College athletes need to be heard

The NCAA should grant athletes more formal representation.

After years of being exploited for financial gain without receiving compensation or proper medical care, student-athletes are standing up to the National Collegiate Athletic Association.

In October, Grambling State University football players refused to travel for their scheduled game against Jackson State, protesting the dangerous conditions of their athletics complex.

In another unprecedented move, Northwestern University football players have appealed to the National Labor Relations Board in an effort to join a labor union, the New York Times reported Jan. 28.

Kain Colter, Northwestern’s former starting quarterback, spoke at a news conference about the move, saying, “The same medical issues that professional athletes face are the same medical issues collegiate athletes face, except we’re left unprotected.”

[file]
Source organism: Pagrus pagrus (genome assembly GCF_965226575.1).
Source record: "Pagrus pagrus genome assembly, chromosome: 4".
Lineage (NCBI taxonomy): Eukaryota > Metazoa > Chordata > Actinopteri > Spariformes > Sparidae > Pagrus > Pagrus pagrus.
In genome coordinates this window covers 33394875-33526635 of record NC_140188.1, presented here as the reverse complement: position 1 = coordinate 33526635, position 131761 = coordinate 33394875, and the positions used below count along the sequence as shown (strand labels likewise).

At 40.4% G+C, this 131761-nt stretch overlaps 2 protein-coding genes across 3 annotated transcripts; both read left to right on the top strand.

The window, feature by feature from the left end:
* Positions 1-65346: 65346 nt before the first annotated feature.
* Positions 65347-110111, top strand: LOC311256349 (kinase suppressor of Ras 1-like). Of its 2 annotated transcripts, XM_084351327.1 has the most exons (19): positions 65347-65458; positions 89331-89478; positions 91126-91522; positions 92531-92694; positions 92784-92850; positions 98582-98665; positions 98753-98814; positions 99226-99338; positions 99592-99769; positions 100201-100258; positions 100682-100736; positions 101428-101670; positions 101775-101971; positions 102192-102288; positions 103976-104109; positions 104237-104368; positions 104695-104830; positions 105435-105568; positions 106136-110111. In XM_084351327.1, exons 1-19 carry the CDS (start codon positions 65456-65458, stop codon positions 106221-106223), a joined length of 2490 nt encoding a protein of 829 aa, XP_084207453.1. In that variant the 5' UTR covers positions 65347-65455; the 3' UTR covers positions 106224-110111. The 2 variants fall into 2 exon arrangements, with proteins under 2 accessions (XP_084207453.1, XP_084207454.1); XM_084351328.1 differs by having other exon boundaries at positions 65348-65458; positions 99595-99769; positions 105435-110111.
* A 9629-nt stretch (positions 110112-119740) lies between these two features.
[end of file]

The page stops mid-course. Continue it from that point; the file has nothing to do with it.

NCAA Chief Legal Officer Donald Remy addressed the effort, saying, “This union-backed attempt to turn student-athletes into employees undermines the purpose of college: an education.”

It is the height of hypocrisy for the NCAA to reject reforms on the basis of how they would undercut the ideals of higher education. The NCAA has successfully built a multibillion-dollar industry on the backs of student-athletes, transforming college athletics into a quasi-minor league for the NBA and NFL. The NCAA is against players forming unions because of how it might disrupt revenue flow, not education.

It’s unlikely to succeed, but the Northwestern football players’ effort to form a union is an important step on the way to giving student-athletes a voice in decisions regarding scholarships and medical care.

Because of logistical and legal reasons, the labor board will probably rule against the union. But regardless if it’s through a union or a formal committee, it’s time the NCAA gave student-athletes a seat at the table.